The formation of polychlorinated dibenzo-p-dioxins and polychlorinated dibenzofurans (PCDDs/Fs) from carbon that was produced by the pyrolysis of paper fibers and from wood charcoal was investigated experimentally. Fibers obtained from filter paper were pyrolyzed at 300° and 800°C to produce low- and high-temperature carbon samples. The two types of carbon and wood charcoal were mixed with silica (SiO2) and trace copper oxide to produce three synthetic fly ash samples. Experiments to measure the formation of PCCDs/Fs from the three ash samples were conducted using a bench-scale reactor. The two carbon samples derived from paper fibers generated more PCDDs/Fs than was generated by the wood charcoal. The PCDDs/Fs generated by the low-temperature carbon and by the wood charcoal were dominated by the lower-chlorinated PCDFs. Such unique homologue distribution patterns are very similar to those generated by the open burning of household waste. The high-temperature carbon generated more highly chlorinated PCDDs/Fs. The effect of pyrolysis temperature on the de novo formation of PCDDs/Fs from residual carbon is discussed. Paper and paper products contained in household waste are likely to be the source of unburned carbon that contributes to high PCDD/F emissions in the open burning of household waste.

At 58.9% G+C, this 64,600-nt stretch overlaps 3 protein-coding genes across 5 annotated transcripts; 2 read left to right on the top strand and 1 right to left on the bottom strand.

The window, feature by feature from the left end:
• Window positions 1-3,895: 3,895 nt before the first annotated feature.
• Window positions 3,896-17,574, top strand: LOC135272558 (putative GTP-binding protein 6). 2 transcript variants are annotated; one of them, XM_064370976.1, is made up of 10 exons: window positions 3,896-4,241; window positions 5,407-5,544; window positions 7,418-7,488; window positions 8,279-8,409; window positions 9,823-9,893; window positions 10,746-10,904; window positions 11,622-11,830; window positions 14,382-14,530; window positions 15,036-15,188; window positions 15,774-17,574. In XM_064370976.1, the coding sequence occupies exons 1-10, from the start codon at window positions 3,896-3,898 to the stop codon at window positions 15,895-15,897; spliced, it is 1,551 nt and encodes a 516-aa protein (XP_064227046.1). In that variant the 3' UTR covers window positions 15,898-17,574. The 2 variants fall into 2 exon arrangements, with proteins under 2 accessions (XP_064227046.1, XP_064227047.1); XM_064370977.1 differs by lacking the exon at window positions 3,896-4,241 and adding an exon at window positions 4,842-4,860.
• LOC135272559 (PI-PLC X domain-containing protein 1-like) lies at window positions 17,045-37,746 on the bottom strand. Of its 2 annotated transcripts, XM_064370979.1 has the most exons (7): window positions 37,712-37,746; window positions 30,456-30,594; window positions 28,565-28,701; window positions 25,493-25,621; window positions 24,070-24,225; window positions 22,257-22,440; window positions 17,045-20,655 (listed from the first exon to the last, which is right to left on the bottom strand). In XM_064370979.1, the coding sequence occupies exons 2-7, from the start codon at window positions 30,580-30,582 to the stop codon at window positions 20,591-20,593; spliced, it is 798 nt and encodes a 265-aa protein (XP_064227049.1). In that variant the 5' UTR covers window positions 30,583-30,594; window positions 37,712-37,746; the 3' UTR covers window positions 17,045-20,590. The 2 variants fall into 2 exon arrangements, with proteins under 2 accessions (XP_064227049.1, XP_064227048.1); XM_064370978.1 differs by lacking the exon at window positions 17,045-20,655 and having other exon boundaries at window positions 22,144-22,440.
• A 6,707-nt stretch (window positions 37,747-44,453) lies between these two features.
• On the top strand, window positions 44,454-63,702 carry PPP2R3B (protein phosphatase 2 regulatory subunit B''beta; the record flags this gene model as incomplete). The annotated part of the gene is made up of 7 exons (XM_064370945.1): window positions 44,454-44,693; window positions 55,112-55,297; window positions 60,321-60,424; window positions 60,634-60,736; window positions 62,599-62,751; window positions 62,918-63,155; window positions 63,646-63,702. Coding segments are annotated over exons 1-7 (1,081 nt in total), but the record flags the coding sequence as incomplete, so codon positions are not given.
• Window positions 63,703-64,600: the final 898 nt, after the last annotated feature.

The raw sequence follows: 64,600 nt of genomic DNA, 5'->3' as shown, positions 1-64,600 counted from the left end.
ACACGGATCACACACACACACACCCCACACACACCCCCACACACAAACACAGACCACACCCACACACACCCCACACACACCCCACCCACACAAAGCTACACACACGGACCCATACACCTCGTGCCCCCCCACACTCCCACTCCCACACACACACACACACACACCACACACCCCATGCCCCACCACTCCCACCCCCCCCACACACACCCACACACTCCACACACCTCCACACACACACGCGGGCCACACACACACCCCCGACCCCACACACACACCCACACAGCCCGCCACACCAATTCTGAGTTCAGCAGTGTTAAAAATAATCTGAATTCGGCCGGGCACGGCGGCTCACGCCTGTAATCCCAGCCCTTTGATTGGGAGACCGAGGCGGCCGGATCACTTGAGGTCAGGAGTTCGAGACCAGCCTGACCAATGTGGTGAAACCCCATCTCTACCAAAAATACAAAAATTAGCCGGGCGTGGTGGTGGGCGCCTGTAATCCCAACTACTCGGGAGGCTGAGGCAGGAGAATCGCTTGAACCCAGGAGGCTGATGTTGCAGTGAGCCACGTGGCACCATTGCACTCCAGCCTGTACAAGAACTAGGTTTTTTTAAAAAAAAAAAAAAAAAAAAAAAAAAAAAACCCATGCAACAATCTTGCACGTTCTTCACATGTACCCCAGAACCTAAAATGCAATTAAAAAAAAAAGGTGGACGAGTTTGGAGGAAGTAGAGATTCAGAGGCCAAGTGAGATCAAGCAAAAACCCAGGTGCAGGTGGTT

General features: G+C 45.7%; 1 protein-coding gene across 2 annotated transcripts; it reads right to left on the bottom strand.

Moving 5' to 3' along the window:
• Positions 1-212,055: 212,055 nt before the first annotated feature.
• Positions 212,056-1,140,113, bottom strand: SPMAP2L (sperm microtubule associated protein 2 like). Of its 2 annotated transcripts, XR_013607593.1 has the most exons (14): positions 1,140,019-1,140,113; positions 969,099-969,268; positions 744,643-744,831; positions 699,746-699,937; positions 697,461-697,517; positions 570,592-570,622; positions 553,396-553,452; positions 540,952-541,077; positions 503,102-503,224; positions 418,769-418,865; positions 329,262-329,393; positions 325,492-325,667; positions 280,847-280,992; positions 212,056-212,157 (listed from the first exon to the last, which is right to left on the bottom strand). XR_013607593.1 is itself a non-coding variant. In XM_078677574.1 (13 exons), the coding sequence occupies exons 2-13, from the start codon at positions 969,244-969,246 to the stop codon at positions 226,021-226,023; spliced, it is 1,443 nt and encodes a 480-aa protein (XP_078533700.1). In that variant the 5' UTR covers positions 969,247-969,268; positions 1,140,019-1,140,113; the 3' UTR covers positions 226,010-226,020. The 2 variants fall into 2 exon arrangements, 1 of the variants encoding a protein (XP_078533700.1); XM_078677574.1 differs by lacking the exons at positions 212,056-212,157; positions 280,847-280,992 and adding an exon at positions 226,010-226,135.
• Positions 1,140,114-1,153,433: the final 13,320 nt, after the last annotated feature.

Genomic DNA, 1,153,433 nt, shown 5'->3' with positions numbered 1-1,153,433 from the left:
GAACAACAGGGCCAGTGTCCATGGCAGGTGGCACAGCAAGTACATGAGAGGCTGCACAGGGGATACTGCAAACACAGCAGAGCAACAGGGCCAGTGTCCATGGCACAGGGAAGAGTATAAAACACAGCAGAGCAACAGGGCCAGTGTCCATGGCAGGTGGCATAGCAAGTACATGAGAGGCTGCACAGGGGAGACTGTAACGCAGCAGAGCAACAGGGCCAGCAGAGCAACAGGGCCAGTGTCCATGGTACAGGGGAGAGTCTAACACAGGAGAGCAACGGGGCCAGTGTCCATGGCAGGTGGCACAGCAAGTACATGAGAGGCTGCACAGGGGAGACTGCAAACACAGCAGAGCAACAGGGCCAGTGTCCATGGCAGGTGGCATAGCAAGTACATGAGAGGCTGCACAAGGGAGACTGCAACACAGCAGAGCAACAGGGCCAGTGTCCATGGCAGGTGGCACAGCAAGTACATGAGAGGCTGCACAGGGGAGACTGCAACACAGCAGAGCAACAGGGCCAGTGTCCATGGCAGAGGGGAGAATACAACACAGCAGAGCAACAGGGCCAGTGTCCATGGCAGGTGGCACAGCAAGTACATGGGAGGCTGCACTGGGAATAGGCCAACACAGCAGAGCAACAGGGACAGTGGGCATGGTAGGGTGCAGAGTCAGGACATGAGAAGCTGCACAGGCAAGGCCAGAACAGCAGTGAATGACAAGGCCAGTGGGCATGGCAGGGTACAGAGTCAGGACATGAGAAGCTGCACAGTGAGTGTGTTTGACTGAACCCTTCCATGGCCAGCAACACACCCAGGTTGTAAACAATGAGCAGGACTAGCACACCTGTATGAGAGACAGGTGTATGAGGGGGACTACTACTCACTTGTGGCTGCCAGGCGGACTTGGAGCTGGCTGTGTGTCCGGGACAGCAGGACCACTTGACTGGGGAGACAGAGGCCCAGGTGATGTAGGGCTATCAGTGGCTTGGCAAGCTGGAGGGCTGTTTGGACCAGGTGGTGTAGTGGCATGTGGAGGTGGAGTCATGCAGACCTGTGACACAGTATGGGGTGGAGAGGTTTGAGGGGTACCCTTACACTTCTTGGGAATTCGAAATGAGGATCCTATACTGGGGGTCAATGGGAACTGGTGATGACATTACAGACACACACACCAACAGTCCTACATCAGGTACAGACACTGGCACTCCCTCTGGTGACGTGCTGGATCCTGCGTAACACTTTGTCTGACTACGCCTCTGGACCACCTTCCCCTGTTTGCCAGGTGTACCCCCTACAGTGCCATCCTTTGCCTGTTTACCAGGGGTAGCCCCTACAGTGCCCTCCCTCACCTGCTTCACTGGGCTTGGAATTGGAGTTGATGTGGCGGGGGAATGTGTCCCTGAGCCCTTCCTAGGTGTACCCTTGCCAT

Key words: Dioxin formation - Paper fibers - Wood charcoal - Homologue distribution pattern - Carbonization